Berthe Morisot, 1869 by Edouard Manet

Manet had imparted the spirit of modernism to the face of Berthe Morisot when she posed, with her mother's permission, for The Balcony. He was to paint her often: in a black hat, almost smiling, fascinating under her veil of mourning; or mysterious, her face hidden behind a fan; and here, seated on a divan, at ease, with her arms flung out.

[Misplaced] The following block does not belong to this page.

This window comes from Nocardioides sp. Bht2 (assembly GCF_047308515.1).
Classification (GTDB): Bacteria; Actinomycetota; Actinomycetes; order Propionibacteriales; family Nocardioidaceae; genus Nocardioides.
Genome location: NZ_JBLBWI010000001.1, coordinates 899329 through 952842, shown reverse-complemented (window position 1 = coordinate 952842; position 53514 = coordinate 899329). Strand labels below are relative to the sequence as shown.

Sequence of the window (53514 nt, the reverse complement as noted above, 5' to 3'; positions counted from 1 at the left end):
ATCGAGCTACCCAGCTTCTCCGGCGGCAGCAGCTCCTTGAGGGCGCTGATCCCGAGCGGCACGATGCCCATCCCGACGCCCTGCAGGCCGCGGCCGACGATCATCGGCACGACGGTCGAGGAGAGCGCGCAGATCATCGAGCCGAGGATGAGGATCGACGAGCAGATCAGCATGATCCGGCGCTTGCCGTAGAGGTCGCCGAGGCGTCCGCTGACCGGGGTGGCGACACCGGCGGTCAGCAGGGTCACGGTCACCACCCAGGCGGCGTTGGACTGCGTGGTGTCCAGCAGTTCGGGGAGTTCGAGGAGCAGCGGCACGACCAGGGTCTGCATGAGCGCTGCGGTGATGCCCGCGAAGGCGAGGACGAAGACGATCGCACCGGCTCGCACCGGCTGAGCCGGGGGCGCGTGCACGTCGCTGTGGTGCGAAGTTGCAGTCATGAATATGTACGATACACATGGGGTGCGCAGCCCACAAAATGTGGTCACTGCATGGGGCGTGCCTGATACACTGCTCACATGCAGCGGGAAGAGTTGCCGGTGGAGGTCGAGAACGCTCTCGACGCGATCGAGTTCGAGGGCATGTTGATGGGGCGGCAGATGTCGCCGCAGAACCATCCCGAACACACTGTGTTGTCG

Manet, however, never had the ascendancy over this distant relative of Fragonard that he had during the same period over Eva Gonzales, who was to become his pupil. Berthe Morisot stood up for herself and argued hotly. "I agree with you," wrote Fantin-Latour to Manet on August 26, 1878, "the Morisot girls are charming. It is a pity they are not men. However, as women, they could further the cause of art by each marrying an academician and stirring up trouble in the camp of those old fogeys." Berthe was to do better than that. She was to become one of the most sensitive and important painters of the century, leaving far behind the writer of those jesting lines, who was to sink into a morass of symbolic musical illustration.